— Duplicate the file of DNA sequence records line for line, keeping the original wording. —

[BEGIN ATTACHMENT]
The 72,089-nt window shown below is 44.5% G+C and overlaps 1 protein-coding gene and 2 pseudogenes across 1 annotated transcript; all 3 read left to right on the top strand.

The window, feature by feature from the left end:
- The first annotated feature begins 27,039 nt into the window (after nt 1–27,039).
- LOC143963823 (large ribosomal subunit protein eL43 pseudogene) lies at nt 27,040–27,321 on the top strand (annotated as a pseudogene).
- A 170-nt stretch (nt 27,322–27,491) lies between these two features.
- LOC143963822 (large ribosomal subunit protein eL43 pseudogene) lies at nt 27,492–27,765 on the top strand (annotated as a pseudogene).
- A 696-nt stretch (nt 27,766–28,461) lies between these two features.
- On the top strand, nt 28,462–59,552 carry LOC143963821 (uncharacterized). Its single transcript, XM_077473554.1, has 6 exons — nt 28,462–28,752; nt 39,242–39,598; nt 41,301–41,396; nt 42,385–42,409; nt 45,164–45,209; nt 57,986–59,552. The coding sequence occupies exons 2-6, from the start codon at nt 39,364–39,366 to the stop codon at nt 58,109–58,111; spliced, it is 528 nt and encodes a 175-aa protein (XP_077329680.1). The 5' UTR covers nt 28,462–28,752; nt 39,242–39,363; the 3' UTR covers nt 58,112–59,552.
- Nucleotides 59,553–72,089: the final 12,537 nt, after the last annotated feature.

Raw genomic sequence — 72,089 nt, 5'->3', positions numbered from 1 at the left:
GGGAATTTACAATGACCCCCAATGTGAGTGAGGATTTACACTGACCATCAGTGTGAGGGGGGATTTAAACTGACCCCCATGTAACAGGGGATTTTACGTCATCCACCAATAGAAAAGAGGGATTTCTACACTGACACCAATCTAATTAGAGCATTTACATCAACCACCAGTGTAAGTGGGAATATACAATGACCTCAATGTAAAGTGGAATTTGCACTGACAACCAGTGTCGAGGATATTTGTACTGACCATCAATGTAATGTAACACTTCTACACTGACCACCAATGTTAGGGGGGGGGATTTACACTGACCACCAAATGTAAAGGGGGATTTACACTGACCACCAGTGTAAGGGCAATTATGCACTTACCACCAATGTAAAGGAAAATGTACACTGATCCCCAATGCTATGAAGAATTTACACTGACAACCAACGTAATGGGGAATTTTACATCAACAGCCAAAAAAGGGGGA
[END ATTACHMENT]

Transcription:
The 72,089-nt window shown below is 44.5% G+C and overlaps 1 protein-coding gene and 2 pseudogenes across 1 annotated transcript; all 3 read left to right on the top strand.

The window, feature by feature from the left end:
- The first annotated feature begins 27,039 nt into the window (after nt 1–27,039).
- LOC143963823 (large ribosomal subunit protein eL43 pseudogene) lies at nt 27,040–27,321 on the top strand (annotated as a pseudogene).
- A 170-nt stretch (nt 27,322–27,491) lies between these two features.
- LOC143963822 (large ribosomal subunit protein eL43 pseudogene) lies at nt 27,492–27,765 on the top strand (annotated as a pseudogene).
- A 696-nt stretch (nt 27,766–28,461) lies between these two features.
- On the top strand, nt 28,462–59,552 carry LOC143963821 (uncharacterized). Its single transcript, XM_077473554.1, has 6 exons — nt 28,462–28,752; nt 39,242–39,598; nt 41,301–41,396; nt 42,385–42,409; nt 45,164–45,209; nt 57,986–59,552. The coding sequence occupies exons 2-6, from the start codon at nt 39,364–39,366 to the stop codon at nt 58,109–58,111; spliced, it is 528 nt and encodes a 175-aa protein (XP_077329680.1). The 5' UTR covers nt 28,462–28,752; nt 39,242–39,363; the 3' UTR covers nt 58,112–59,552.
- Nucleotides 59,553–72,089: the final 12,537 nt, after the last annotated feature.

Raw genomic sequence — 72,089 nt, 5'->3', positions numbered from 1 at the left:
GGGAATTTACAATGACCCCCAATGTGAGTGAGGATTTACACTGACCATCAGTGTGAGGGGGGATTTAAACTGACCCCCATGTAACAGGGGATTTTACGTCATCCACCAATAGAAAAGAGGGATTTCTACACTGACACCAATCTAATTAGAGCATTTACATCAACCACCAGTGTAAGTGGGAATATACAATGACCTCAATGTAAAGTGGAATTTGCACTGACAACCAGTGTCGAGGATATTTGTACTGACCATCAATGTAATGTAACACTTCTACACTGACCACCAATGTTAGGGGGGGGGATTTACACTGACCACCAAATGTAAAGGGGGATTTACACTGACCACCAGTGTAAGGGCAATTATGCACTTACCACCAATGTAAAGGAAAATGTACACTGATCCCCAATGCTATGAAGAATTTACACTGACAACCAACGTAATGGGGAATTTTACATCAACAGCCAAAAAAGGGGGA